Whistleblower Christopher Wylie, the former employee of Cambridge Analytica, told members of the British Parliament yesterday that Facebook has the ability to listen in on conversations on people using their app. Video of his comments is included below.
While he says Facebook and its companies like Instagram likely cannot decipher specific conversations, Wylie says they do have the ability to gauge speech patterns to tell if a user is in a work environment, or listening to a TV at home. They then use that information to tailor ads to the user.
The comments come as Parliament is investigating the Cambridge Analytica scandal and the abuse of personal data.
Cambridge Analytica whistleblower Christoper Wylie, appearing before a committee of British MPs on Tuesday, said that Facebook has the ability to spy on users in their homes and offices.
The British parliament is investigating Cambridge Analytica’s involvement in the Brexit election. MP Damian Collins, who chaired the committee, asked Wylie whether Facebook has the ability to listen to what people are talking about in order to better target them with ads.
“There’s been various speculation about the fact that Facebook can, through the Facebook app on your smartphone, listen in to what people are talking about and discussing and using that to prioritize the advertising as well,” Collins said. “Other people would say, no, they don’t think it’s possible. It’s just that the Facebook system is just so good at predicting what you’re interested in that it can guess.” He asked for Wylie’s thoughts on the possibility.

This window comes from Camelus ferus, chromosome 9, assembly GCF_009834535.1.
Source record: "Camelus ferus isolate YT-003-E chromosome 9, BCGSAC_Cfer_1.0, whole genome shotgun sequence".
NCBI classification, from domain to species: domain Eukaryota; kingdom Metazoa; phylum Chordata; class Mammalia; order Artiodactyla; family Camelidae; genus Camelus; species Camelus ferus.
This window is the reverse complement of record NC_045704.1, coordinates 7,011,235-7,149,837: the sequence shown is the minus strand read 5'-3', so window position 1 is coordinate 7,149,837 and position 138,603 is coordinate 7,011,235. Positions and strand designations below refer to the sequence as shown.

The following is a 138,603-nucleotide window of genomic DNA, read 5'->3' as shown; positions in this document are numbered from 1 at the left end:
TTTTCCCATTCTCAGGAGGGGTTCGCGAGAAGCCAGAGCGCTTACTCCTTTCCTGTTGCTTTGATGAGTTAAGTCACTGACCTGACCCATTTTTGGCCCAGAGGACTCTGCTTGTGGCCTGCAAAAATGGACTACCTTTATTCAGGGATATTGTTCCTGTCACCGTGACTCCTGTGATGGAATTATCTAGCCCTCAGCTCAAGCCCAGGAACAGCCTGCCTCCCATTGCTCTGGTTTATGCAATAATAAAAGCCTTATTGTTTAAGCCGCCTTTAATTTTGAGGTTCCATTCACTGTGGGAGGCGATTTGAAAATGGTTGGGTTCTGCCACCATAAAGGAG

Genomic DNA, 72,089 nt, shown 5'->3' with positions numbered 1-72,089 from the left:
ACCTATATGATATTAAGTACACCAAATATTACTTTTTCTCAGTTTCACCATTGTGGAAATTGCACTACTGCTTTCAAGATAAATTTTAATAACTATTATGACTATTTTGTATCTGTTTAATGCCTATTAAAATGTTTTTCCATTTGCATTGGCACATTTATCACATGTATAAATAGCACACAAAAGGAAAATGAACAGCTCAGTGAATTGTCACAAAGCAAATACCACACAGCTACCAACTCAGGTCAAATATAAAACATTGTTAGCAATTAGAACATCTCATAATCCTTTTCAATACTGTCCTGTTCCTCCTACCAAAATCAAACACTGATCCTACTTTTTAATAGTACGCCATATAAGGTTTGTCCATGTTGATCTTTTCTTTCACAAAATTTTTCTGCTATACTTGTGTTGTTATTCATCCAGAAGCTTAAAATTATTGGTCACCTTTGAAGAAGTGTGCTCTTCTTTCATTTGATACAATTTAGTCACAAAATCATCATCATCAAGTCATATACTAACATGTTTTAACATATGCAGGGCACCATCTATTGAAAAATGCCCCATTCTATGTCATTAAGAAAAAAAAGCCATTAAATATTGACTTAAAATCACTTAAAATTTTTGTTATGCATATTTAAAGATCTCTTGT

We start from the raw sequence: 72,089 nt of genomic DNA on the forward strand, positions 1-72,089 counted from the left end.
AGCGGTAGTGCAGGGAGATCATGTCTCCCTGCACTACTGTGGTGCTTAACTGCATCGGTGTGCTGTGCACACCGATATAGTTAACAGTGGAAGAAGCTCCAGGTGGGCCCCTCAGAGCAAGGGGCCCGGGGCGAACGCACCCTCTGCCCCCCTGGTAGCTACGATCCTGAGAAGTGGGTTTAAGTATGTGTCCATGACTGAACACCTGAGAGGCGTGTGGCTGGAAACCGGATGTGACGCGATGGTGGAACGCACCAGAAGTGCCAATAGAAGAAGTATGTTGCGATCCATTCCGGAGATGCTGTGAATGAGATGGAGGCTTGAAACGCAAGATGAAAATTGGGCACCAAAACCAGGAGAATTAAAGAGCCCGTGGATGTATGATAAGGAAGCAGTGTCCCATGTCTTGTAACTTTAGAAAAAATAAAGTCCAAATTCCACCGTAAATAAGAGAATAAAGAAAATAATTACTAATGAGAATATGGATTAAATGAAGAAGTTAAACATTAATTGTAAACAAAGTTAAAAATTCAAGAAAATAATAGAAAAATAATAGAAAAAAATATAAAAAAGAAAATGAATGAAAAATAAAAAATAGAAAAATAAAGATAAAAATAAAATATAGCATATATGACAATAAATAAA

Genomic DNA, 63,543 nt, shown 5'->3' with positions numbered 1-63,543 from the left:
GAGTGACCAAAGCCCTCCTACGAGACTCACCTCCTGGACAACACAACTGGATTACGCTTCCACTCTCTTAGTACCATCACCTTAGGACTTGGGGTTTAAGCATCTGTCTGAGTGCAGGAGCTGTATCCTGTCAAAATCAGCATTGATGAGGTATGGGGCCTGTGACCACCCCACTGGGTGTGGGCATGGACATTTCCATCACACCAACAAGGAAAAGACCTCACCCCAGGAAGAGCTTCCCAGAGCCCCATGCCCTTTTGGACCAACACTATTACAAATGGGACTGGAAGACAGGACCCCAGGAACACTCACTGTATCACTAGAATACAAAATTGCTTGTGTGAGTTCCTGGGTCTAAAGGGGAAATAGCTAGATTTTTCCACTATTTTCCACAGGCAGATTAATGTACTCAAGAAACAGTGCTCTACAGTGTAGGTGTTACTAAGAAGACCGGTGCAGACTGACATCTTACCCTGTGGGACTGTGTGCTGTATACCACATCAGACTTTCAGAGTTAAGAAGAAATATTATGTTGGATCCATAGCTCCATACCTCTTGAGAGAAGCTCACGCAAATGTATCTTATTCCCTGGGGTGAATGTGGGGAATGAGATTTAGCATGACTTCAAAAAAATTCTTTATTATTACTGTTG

“On a comment about using audio and processing audio, you can use it for, my understanding generally of how companies use it… not just Facebook, but generally other apps that pull audio, is for environmental context,” Wylie said. “So if, for example, you have a television playing versus if you’re in a busy place with a lot of people talking versus a work environment.” He clarified, “It’s not to say they’re listening to what you’re saying. It’s not natural language processing. That would be hard to scale. But to understand the environmental context of where you are to improve the contextual value of the ad itself” is possible.
Wylie continued: “There’s audio that could be useful just in terms of are you in an office environment, are you outside, are you watching TV?”
The idea of Facebook listening in on conversations is no longer conspiracy theory for many. After joking about the possibility, Dallas television meteorologist Jennifer Myers tested her app, with disturbing results. Facebook began showing her ads related to her statements, and her searches. She posted her findings, ironically, on Facebook.
I was joking around with Evan about how handsome our singer on the show was today… he told me to calm down because I…
Myers later said other employees began testing the app as well, and getting the same results: ads based on words they said, not searches entered into the phone.
Facebook has long denied allegations that its app listens in on users in order to customize ads.
“I run ads product at Facebook. We don’t – and have never – used your microphone for ads. Just not true,” Rob Goldman, vice president of ads products at Facebook, tweeted on October 2017. “That includes Facebook-owned Instagram,” he added.
Here is video of Facebook whistleblower Christopher Wylie explaining the process.